the birth mothers with false identity documents were trying to get
around laws that require husbands and grandparents to renounce their
rights in court.
Luciany’s birth mother gave her to a network of notaries and
attorneys supplying babies to Casa Quivira, a spotless home in the
picturesque colonial city of Antigua. A few weeks later, Mary and
Michael Ball started adoption proceedings for Luciany.
Mary Ball, 39, has an adopted sister, and has wanted to adopt a child
since she was a little girl herself. She felt so strongly about
adoption that she discussed her plan with Michael even before getting
She chose Casa Quivira because her best friend had adopted through
the same agency. The Balls did not want to adopt an American child
out of fear the birth mother would back out at the last minute.
“We didn’t want to grow attached to a child and have that child taken
away,” said Ball, who prosecutes sex crimes and child abuse in
They met Luciany when she was 4 months old and fell in love. She has
huge brown eyes and a ton of dark brown hair. Every month they
received new photos of her by e-mail. They spent more than $30,000 in
agency fees and travel costs.
The Balls were told that Luciany would be living in poverty if she
stayed in Guatemala. A visit by the AP to her birth mother’s home in
Santa Rosa de Lima confirmed the extended family lives in a tiny
one-room shack made of cinderblocks, with an open cooking area.
Barefoot children played on the dirt floor as sewage water ran past.
While waiting for Luciany, Mary Ball became pregnant herself with a
daughter, Isabella. She looked forward to the girls growing up
together, along with her 3-year-old son, Hadyn.
Then came the horrible day last August when Mary Ball received an
e-mail at work from Casa Quivira. Authorities had raided the agency,
seizing Luciany and 45 other babies.
Casa Quivira’s notary and attorney were arrested on charges of
illegally processing paperwork. Since then, prosecutors also have
built a case against the owner, Clifford Phillips of Deland, Fla.
Phillips, who owns the agency with his Guatemalan wife Sandra
Gonzalez, an attorney, has denied any responsibility for fraud. The
couple has handled hundreds of adoptions since it opened in 1996, and
outside adoption experts said their record was spotless.
Phillips told the AP he has been made the “whipping boy” for a system
in which corrupt officials have for years supplied and signed off on
“I have nothing to do with documents. I don’t touch documents,”
Phillips said. “They want me to be responsible for making sure the
process is not fraudulent? I’m not equipped to do that. I have faith
that the Guatemalan attorneys did all they could to check it out.”
Defense lawyers for Casa Quivira’s attorney and notary, in turn,
blamed birth mothers and others for fraud, telling the judge at the
Monday hearing that they can’t be responsible for confirming that the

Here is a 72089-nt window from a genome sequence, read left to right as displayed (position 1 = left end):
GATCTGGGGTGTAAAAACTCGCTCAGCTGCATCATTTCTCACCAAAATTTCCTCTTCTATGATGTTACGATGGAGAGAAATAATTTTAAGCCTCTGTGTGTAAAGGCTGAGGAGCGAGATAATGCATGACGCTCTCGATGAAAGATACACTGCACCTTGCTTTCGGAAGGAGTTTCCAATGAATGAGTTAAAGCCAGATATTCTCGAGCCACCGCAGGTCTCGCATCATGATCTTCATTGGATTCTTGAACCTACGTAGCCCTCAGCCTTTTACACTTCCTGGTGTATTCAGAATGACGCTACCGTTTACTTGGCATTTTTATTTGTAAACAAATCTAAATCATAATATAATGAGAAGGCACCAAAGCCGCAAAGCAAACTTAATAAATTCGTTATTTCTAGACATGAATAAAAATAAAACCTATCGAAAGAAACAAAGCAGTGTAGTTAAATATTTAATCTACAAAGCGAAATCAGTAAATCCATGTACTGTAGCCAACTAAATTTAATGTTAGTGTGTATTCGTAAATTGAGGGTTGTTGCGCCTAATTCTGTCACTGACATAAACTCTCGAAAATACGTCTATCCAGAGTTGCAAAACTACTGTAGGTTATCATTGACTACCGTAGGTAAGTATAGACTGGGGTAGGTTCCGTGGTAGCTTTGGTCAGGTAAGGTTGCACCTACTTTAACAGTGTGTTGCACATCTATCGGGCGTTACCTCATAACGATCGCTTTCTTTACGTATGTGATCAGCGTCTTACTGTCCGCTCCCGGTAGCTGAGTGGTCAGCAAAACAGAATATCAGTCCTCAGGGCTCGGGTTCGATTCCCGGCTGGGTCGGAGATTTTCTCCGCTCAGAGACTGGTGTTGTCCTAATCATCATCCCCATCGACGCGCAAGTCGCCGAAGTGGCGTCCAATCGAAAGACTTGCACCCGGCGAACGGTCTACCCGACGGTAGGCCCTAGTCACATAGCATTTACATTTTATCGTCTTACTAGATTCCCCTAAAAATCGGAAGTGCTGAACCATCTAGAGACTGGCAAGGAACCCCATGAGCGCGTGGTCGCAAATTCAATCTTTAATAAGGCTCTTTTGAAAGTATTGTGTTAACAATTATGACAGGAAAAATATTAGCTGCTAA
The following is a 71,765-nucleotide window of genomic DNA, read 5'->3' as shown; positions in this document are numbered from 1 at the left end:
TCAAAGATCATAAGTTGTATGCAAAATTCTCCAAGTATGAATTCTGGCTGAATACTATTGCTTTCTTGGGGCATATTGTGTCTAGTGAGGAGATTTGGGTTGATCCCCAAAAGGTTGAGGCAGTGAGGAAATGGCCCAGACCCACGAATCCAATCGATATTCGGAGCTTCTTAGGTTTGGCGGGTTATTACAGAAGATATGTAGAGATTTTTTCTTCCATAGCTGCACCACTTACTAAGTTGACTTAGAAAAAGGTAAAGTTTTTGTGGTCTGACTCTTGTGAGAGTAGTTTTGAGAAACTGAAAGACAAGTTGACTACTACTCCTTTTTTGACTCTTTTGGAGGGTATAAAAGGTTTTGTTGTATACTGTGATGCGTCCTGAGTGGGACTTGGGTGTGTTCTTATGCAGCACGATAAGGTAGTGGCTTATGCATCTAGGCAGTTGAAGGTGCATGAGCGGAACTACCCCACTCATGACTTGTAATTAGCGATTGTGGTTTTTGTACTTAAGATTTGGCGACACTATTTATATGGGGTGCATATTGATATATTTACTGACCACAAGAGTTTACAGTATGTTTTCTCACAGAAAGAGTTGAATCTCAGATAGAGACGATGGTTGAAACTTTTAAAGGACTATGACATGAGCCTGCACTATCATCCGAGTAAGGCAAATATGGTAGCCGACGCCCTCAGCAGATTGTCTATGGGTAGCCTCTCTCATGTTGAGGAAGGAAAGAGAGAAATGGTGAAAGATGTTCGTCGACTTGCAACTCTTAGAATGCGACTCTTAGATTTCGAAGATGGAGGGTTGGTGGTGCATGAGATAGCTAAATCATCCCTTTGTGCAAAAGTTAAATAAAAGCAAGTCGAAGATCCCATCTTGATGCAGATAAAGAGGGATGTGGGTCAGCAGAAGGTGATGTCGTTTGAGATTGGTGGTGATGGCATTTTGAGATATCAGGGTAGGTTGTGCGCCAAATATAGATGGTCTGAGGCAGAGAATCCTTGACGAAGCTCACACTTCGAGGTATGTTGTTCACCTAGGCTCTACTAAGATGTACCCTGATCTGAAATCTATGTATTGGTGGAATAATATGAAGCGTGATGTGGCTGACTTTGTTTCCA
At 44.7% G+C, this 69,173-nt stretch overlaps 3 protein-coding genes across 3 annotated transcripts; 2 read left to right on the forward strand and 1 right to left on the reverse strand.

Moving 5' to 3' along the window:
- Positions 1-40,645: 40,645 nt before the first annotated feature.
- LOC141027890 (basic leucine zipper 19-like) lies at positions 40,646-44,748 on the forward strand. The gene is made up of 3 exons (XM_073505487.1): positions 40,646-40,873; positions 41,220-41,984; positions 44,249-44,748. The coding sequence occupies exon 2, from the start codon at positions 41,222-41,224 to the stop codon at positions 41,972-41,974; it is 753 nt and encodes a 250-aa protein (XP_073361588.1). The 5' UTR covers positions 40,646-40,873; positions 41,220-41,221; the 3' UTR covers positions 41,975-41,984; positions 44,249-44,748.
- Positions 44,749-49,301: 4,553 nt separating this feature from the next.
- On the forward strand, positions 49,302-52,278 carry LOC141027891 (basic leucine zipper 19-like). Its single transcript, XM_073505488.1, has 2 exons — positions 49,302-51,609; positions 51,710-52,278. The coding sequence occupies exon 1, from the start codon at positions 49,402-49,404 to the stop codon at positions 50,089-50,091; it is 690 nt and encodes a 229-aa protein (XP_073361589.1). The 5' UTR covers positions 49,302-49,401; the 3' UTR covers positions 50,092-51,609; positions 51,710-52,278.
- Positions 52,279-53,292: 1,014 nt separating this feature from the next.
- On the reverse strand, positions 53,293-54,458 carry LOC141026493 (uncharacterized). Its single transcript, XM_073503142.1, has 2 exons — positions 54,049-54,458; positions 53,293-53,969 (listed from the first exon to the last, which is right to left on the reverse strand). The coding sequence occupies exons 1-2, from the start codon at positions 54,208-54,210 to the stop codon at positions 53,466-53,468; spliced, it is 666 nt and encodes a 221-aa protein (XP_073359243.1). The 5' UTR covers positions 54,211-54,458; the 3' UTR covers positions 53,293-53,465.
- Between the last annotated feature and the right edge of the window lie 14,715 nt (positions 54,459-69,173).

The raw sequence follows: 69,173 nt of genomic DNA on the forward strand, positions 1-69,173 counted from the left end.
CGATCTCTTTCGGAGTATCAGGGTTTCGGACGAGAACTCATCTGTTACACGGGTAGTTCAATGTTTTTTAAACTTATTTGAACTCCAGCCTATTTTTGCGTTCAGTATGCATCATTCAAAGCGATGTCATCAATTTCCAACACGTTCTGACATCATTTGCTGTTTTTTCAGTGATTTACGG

documents they present are legitimate.
But Solicitor General Mario Gordillo told the AP that somebody had to
have walked the women through the process of falsifying documents,
and that Phillips and his lawyer and notary must be held to account.
“These biological mothers many times can’t read nor write, much less
falsify IDs or birth certificates,” Gordillo said.
Thirty-six of the babies seized in the August raid are still being
held at Casa Quivira.
Ten more, including Luciany, are now in the United States, with
families in Georgia, Illinois, Indiana, Maryland, Massachusetts,
Michigan, New Jersey and Pennsylvania. But their fate is uncertain.
Luciany finally arrived in Indiana in September, days before Mary
Ball gave birth to daughter Isabella. But their uncertainty continues.
If fraud is proven, whatever the reason, Guatemala would invalidate
the adoption and try to recover the child, even one that has already
become a U.S. citizen.
“We would have to do that, according to the law,” Gordillo said.
Custody disputes with Guatemala for babies already in the United
States would eventually land before a judge in the adoptive family’s
hometown, according to the U.S. Embassy. But if document fraud is
discovered for babies still in Guatemala, their cases will have to
start all over again. A false identity for whatever reason would be a
“strong indicator” that the child may not qualify for an immigrant
visa, said U.S. Consul John Lowell.
Guatemala, for its part, says it will give priority to U.S. parents
who have to restart their adoptions. But these cases will come under
the country’s new adoption law, which took effect Jan. 1, to comply
with an international treaty to prevent human trafficking. The law
puts adoptions before Guatemala’s notoriously sluggish courts and a
new National Adoptions Council, which still does not have an office,
a budget or a staff.
The result: U.S. parents could face a very long wait before they know
whether they will get their babies.
Mary Ball is ready to fight for Luciany, who has her own room in the
family’s home west of Indianapolis and a flood of toys from her two
“I couldn’t give up without a fight because I love Luciany,” she
said. “I feel she’s going to have a great life with us.”